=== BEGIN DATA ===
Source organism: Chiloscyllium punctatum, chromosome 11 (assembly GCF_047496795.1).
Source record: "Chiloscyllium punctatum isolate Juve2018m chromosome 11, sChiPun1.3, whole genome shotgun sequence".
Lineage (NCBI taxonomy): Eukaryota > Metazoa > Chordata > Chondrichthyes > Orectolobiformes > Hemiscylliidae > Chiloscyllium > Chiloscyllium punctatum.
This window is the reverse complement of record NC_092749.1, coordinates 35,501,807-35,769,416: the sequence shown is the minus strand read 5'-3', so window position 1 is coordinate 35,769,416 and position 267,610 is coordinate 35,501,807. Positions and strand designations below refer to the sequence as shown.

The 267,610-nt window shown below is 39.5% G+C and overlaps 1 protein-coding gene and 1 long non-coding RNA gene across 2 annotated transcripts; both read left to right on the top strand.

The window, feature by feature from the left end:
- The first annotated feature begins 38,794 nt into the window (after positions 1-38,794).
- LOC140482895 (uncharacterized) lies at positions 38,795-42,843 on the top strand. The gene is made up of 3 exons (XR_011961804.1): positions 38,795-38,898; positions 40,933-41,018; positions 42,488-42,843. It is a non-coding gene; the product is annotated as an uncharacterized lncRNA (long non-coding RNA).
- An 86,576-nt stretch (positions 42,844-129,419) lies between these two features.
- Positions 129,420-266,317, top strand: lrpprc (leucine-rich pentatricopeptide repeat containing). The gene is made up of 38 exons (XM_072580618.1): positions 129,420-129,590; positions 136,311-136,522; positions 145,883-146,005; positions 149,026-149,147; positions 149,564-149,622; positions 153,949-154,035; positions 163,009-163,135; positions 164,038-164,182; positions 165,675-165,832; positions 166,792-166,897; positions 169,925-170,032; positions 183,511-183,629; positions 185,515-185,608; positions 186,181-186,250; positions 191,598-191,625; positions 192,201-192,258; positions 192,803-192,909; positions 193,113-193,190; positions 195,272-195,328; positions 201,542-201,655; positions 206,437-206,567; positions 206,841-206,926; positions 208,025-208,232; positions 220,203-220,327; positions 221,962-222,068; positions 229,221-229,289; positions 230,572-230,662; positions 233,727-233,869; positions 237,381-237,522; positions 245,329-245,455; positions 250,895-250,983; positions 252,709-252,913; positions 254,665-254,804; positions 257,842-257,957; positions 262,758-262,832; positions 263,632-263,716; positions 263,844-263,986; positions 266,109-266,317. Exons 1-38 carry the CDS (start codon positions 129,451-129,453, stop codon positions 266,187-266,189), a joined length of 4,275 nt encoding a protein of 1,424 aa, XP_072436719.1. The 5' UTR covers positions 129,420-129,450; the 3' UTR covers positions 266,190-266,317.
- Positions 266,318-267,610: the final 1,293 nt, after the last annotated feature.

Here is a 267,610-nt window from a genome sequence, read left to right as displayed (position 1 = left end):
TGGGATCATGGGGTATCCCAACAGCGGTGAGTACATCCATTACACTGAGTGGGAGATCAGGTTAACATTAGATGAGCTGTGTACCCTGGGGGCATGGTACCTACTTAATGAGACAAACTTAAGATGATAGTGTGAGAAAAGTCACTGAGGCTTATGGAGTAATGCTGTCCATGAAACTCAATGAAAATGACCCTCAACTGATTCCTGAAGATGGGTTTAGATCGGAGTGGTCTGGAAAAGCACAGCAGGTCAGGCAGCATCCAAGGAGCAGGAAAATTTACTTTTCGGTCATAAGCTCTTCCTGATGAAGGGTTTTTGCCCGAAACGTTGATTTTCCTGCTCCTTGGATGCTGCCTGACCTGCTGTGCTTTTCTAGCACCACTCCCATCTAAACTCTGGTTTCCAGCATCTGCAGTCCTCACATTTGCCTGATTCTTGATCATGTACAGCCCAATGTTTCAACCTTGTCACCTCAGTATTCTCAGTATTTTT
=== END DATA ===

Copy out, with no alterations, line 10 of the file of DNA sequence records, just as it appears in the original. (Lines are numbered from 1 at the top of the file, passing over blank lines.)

- Positions 129,420-266,317, top strand: lrpprc (leucine-rich pentatricopeptide repeat containing). The gene is made up of 38 exons (XM_072580618.1): positions 129,420-129,590; positions 136,311-136,522; positions 145,883-146,005; positions 149,026-149,147; positions 149,564-149,622; positions 153,949-154,035; positions 163,009-163,135; positions 164,038-164,182; positions 165,675-165,832; positions 166,792-166,897; positions 169,925-170,032; positions 183,511-183,629; positions 185,515-185,608; positions 186,181-186,250; positions 191,598-191,625; positions 192,201-192,258; positions 192,803-192,909; positions 193,113-193,190; positions 195,272-195,328; positions 201,542-201,655; positions 206,437-206,567; positions 206,841-206,926; positions 208,025-208,232; positions 220,203-220,327; positions 221,962-222,068; positions 229,221-229,289; positions 230,572-230,662; positions 233,727-233,869; positions 237,381-237,522; positions 245,329-245,455; positions 250,895-250,983; positions 252,709-252,913; positions 254,665-254,804; positions 257,842-257,957; positions 262,758-262,832; positions 263,632-263,716; positions 263,844-263,986; positions 266,109-266,317. Exons 1-38 carry the CDS (start codon positions 129,451-129,453, stop codon positions 266,187-266,189), a joined length of 4,275 nt encoding a protein of 1,424 aa, XP_072436719.1. The 5' UTR covers positions 129,420-129,450; the 3' UTR covers positions 266,190-266,317.